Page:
CHARLOTTE, NC — While women are increasingly negotiating for wages at rates similar to men, gender discrimination and related biases continue to put them at a disadvantage and negatively impact their success at the bargaining table, according to a new report from Bentley University’s Center for Women and Business (CWB). The report, Workplace Negotiations, Gender, and Intersectionality, highlights relevant research and offers significant insight into wage and negotiating biases toward women, including women of color, women with disabilities and women of different ages.
Latinas stand out among all women as the least likely to seek a raise. In contrast, black women are slightly more or equally likely to seek a raise as white women, but less likely to get one. Asian women are more likely than other women to seek promotions and raises, but they face inconsistent outcomes when they do: They are less likely to be promoted but receive higher compensation for comparable work.
CWB Executive Director Trish Foster adds that women of color are often unfairly judged. “Biased stereotypes regarding cultural expression present unique challenges for women of color at the negotiating table. Black women, particularly, are likely to be perceived as angry or aggressive when they simply express passion for the topic being discussed. Organizations and workplace allies have to address this type of bias, starting with training for their hiring managers and other negotiators.”
The report finds that women with disabilities are far less likely to feel they have equal opportunities to grow and advance in the workplace. “These findings directly impact the negotiations process for women with disabilities,” Foster says. “Those on the other side of the table need to bring increased understanding and support related to the compounded discrimination women with disabilities might be experiencing.”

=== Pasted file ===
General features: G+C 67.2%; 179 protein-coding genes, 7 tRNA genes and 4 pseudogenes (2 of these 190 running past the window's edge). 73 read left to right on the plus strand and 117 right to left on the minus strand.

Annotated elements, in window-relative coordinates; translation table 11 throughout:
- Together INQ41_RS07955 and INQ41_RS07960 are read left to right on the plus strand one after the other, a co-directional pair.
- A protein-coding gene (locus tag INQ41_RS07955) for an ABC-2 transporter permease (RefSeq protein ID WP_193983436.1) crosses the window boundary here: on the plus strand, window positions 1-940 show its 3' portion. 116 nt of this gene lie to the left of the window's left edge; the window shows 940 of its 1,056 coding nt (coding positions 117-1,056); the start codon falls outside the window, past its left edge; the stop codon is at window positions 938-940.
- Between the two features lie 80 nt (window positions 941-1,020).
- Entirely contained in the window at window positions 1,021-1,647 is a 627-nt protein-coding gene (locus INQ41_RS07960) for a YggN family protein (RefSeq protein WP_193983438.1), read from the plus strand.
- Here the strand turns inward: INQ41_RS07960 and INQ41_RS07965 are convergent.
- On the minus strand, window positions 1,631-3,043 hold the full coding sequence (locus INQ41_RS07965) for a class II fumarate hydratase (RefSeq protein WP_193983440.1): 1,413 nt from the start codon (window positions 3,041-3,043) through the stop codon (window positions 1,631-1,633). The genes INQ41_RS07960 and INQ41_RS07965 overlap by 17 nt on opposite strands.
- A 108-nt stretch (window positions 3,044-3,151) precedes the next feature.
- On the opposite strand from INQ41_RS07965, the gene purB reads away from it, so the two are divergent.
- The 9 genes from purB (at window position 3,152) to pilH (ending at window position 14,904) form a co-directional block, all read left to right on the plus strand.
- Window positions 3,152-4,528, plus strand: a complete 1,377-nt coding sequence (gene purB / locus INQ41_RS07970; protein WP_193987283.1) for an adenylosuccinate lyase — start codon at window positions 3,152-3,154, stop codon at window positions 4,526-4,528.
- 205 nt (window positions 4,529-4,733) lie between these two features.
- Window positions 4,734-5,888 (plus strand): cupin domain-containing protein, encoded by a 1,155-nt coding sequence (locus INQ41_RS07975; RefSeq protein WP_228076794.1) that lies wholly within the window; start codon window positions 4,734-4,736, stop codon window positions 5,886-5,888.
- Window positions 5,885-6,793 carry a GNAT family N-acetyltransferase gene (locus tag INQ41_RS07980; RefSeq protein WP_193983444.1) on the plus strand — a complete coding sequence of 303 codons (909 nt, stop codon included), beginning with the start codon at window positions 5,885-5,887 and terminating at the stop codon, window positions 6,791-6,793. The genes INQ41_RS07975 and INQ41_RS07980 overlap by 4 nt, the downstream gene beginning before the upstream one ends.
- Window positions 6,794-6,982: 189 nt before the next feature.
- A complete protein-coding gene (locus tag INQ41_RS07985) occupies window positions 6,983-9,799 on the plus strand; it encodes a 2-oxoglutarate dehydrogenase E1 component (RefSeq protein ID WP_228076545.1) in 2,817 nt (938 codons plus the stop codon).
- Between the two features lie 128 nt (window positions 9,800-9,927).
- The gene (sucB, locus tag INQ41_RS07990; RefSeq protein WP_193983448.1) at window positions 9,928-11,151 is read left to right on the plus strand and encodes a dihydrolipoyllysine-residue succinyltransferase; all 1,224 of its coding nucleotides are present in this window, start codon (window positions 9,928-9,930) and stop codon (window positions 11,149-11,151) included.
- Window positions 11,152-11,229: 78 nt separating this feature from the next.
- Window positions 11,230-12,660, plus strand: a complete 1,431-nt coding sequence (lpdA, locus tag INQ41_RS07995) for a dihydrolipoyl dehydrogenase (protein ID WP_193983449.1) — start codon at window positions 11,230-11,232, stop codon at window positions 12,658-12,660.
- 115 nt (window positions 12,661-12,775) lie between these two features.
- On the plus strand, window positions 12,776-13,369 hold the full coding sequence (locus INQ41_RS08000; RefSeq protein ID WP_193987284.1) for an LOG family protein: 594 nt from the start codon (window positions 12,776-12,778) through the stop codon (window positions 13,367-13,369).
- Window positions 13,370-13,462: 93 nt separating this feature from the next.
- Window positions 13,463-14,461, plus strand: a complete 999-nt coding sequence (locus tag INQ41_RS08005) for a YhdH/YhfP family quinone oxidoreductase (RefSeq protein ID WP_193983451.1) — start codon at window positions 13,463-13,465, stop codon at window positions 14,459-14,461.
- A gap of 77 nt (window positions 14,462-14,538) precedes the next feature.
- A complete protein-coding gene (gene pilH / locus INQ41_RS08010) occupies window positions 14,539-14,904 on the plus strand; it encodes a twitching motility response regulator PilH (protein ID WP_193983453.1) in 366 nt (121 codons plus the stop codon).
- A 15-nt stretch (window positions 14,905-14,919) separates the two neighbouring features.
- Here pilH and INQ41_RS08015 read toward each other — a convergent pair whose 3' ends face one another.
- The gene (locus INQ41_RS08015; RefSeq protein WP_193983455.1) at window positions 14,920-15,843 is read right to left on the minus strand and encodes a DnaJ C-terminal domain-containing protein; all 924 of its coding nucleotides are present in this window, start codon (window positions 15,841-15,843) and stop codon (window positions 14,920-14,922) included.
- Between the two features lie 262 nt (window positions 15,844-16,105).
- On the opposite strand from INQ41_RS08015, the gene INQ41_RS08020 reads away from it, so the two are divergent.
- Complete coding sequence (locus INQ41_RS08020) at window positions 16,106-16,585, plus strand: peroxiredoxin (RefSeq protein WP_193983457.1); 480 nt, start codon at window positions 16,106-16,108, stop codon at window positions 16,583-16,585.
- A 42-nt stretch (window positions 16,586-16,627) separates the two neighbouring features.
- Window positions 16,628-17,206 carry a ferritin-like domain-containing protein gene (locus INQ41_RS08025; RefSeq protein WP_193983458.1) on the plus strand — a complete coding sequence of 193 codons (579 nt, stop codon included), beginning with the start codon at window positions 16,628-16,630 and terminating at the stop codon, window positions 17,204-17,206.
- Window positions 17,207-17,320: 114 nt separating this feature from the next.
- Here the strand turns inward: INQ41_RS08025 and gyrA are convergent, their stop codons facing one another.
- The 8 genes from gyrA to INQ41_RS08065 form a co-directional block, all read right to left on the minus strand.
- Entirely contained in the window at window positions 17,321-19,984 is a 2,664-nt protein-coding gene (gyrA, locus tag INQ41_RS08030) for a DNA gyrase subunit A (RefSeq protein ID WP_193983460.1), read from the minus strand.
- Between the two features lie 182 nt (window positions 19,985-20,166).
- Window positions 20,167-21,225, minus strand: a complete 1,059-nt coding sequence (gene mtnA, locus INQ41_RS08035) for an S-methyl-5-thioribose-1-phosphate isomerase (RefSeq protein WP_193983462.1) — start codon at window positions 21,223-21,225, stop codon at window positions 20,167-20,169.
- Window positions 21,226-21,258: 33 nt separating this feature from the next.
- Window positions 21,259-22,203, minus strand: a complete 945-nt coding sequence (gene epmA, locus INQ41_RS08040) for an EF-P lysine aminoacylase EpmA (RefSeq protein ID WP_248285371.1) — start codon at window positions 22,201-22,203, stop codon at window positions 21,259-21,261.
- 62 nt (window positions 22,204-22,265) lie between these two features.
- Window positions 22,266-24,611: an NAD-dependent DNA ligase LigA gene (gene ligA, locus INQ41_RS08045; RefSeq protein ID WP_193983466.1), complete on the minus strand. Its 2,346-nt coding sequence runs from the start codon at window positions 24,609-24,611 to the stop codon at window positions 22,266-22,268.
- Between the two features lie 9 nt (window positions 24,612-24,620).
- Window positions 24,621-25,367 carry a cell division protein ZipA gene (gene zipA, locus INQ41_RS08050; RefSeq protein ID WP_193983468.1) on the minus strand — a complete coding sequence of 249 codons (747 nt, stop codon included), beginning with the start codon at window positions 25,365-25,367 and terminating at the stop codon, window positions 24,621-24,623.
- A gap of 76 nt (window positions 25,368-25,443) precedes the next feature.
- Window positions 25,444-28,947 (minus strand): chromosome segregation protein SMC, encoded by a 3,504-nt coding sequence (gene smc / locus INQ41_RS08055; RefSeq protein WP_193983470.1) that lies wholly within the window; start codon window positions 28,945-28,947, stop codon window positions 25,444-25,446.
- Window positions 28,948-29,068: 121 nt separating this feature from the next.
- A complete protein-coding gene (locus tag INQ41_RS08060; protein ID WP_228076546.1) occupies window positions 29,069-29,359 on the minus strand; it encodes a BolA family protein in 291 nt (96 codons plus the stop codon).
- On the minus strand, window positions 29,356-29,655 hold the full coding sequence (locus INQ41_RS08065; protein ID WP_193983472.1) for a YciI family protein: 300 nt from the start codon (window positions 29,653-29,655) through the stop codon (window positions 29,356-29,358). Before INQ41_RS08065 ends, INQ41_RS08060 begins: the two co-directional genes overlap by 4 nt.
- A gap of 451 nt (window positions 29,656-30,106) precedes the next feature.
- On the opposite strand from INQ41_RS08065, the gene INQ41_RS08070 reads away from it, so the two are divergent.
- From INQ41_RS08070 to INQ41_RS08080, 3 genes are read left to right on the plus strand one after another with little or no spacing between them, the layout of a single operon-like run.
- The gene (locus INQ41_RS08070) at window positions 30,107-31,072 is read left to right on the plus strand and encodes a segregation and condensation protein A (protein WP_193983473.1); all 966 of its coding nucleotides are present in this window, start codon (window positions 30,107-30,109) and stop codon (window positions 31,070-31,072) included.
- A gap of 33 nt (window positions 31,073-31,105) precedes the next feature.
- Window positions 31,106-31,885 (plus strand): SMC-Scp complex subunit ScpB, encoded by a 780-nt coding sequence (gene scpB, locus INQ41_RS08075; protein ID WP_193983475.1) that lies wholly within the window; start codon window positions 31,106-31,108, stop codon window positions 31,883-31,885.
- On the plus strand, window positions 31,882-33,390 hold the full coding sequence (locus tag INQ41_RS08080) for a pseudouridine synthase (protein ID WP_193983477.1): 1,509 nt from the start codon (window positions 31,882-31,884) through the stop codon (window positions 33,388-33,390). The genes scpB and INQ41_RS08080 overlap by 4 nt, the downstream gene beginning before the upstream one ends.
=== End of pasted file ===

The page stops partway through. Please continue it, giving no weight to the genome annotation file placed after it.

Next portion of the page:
Millennial and Gen Z women are negotiating for wages at rates similar to men in many job sectors, yet they are often still asking for less. Recent tech sector data illustrates the point: 61 percent of women are asking for lower salaries than men, and 60 percent of the time, men are still being offered higher salaries than women for the same job titles. “All of this is simply perpetuating the wage gap between men and women,” Foster says. “And don’t forget that, using history as a guide, the impact of COVID-19 and the economic downturn will undoubtedly impact women and other marginalized groups more significantly, which is all the more reason to recognize the importance of this data.”
Strategies to help reduce bias at the negotiation table
The report provides extensive recommendations for organizations along with negotiating strategies geared towards women. “We discuss the benefits of greater wage transparency, clear communications about the rules and expectations of negotiating processes and numerous techniques women can adopt themselves to help level the playing field when it comes to wages and negotiations,” says Foster.
How workplaces can de-bias negotiations
- Create a culture, beginning at the top, that advances diversity, equity and inclusion.
- Adopt specific policies and processes to make negotiations and wage determination more equitable. Wage transparency and clear processes related to negotiations are important examples.
- Encourage open communications, trust and respect — they are essential to successful negotiations.
Negotiation strategies for women
- Do your research — know your data, numbers, the person across the table and the organizational culture.
- Stay focused on your value, incorporating your unique value proposition into your negotiating plan.
- Be sure to practice your negotiating approach to build skill and confidence.
- Employ positive strategies — such as a collaborative, “win-win” approach — during the actual negotiation.
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